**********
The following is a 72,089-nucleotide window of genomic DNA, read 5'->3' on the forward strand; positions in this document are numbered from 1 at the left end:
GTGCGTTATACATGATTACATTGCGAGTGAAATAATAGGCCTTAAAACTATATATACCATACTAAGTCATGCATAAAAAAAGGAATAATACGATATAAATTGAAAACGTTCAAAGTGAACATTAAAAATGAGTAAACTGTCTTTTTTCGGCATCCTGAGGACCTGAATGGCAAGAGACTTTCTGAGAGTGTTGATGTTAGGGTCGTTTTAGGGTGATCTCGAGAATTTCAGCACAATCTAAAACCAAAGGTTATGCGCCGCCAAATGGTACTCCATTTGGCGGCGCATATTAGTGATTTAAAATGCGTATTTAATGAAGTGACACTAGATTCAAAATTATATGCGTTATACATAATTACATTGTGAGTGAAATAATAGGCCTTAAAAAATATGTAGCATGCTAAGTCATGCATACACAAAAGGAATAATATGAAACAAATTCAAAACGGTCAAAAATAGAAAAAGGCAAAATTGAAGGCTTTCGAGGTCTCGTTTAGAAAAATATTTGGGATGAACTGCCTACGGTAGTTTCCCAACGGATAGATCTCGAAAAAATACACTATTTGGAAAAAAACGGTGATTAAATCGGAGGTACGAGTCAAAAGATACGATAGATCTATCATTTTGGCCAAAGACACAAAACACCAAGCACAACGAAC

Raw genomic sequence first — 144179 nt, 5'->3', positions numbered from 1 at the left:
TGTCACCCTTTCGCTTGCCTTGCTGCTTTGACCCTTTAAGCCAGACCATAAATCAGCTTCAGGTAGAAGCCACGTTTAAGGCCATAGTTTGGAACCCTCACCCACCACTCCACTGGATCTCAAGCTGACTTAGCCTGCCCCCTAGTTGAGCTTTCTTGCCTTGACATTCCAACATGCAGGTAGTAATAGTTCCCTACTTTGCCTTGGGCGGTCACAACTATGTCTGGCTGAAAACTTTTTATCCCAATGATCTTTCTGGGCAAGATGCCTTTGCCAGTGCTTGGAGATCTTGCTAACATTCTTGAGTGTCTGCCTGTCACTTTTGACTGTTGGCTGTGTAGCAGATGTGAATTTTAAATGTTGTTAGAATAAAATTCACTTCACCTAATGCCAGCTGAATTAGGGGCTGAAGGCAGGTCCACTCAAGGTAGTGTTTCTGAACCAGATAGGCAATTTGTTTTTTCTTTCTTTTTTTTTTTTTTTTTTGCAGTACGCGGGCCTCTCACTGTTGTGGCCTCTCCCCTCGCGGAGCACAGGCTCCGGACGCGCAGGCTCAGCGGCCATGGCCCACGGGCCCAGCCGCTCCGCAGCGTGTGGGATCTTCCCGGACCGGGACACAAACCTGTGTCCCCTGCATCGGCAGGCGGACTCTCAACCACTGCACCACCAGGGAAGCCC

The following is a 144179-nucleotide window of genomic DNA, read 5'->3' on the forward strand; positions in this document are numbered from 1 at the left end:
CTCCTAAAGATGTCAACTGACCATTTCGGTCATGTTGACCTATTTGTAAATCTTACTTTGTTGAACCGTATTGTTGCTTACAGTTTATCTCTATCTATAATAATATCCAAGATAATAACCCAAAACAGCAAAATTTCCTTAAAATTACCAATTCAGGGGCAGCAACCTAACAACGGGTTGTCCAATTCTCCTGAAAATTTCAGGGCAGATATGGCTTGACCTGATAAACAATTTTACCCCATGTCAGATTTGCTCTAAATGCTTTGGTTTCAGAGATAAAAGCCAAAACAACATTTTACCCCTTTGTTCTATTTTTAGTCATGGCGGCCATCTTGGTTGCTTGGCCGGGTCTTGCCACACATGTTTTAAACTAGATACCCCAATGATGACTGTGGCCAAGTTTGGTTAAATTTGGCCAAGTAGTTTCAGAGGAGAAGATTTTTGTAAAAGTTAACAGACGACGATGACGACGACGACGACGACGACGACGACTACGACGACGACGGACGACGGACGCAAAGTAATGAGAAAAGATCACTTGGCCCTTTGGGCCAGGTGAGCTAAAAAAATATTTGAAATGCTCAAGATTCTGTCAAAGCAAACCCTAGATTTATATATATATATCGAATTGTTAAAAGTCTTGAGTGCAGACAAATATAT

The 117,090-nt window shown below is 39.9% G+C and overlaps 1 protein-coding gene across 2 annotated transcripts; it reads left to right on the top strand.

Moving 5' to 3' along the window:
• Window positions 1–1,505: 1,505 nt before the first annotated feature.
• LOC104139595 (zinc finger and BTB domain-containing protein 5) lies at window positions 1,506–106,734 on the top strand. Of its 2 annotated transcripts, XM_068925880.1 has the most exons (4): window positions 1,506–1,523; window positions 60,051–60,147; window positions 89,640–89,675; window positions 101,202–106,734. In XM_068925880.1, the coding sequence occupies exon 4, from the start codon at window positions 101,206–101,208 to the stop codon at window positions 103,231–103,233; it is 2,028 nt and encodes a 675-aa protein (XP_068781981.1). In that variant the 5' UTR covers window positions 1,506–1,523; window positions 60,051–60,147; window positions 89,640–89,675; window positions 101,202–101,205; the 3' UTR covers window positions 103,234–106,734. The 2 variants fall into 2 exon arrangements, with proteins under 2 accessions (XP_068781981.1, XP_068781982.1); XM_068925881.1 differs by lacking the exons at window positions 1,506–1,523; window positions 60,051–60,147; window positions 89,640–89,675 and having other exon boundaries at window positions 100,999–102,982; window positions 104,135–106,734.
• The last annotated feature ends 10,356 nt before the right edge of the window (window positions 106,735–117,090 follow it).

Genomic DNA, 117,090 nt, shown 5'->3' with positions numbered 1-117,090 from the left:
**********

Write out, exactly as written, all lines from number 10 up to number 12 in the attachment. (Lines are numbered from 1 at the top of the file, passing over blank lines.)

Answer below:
• LOC104139595 (zinc finger and BTB domain-containing protein 5) lies at window positions 1,506–106,734 on the top strand. Of its 2 annotated transcripts, XM_068925880.1 has the most exons (4): window positions 1,506–1,523; window positions 60,051–60,147; window positions 89,640–89,675; window positions 101,202–106,734. In XM_068925880.1, the coding sequence occupies exon 4, from the start codon at window positions 101,206–101,208 to the stop codon at window positions 103,231–103,233; it is 2,028 nt and encodes a 675-aa protein (XP_068781981.1). In that variant the 5' UTR covers window positions 1,506–1,523; window positions 60,051–60,147; window positions 89,640–89,675; window positions 101,202–101,205; the 3' UTR covers window positions 103,234–106,734. The 2 variants fall into 2 exon arrangements, with proteins under 2 accessions (XP_068781981.1, XP_068781982.1); XM_068925881.1 differs by lacking the exons at window positions 1,506–1,523; window positions 60,051–60,147; window positions 89,640–89,675 and having other exon boundaries at window positions 100,999–102,982; window positions 104,135–106,734.
• The last annotated feature ends 10,356 nt before the right edge of the window (window positions 106,735–117,090 follow it).

Genomic DNA, 117,090 nt, shown 5'->3' with positions numbered 1-117,090 from the left: